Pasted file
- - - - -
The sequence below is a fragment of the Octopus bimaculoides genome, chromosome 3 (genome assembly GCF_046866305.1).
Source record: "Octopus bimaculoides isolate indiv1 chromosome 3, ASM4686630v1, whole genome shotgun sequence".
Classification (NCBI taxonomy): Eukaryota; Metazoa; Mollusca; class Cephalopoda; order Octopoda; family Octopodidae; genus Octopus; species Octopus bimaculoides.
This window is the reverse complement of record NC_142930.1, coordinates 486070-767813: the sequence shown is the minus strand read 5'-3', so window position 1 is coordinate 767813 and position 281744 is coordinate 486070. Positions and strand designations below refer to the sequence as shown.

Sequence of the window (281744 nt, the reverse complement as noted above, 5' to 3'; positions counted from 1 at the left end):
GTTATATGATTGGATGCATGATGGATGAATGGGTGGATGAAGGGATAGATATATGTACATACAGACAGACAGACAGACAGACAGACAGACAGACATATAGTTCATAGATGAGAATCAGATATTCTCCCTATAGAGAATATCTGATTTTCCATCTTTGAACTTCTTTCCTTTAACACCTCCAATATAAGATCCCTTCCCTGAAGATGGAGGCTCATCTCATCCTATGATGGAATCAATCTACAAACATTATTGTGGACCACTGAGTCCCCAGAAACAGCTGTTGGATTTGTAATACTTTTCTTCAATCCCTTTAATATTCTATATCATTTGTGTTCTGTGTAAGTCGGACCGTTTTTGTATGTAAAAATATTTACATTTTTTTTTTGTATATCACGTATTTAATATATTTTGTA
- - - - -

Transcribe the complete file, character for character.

The sequence below is a fragment of the Octopus bimaculoides genome, chromosome 3 (genome assembly GCF_046866305.1).
Source record: "Octopus bimaculoides isolate indiv1 chromosome 3, ASM4686630v1, whole genome shotgun sequence".
Classification (NCBI taxonomy): Eukaryota; Metazoa; Mollusca; class Cephalopoda; order Octopoda; family Octopodidae; genus Octopus; species Octopus bimaculoides.
This window is the reverse complement of record NC_142930.1, coordinates 486070-767813: the sequence shown is the minus strand read 5'-3', so window position 1 is coordinate 767813 and position 281744 is coordinate 486070. Positions and strand designations below refer to the sequence as shown.

Sequence of the window (281744 nt, the reverse complement as noted above, 5' to 3'; positions counted from 1 at the left end):
GTTATATGATTGGATGCATGATGGATGAATGGGTGGATGAAGGGATAGATATATGTACATACAGACAGACAGACAGACAGACAGACAGACAGACATATAGTTCATAGATGAGAATCAGATATTCTCCCTATAGAGAATATCTGATTTTCCATCTTTGAACTTCTTTCCTTTAACACCTCCAATATAAGATCCCTTCCCTGAAGATGGAGGCTCATCTCATCCTATGATGGAATCAATCTACAAACATTATTGTGGACCACTGAGTCCCCAGAAACAGCTGTTGGATTTGTAATACTTTTCTTCAATCCCTTTAATATTCTATATCATTTGTGTTCTGTGTAAGTCGGACCGTTTTTGTATGTAAAAATATTTACATTTTTTTTTTGTATATCACGTATTTAATATATTTTGTA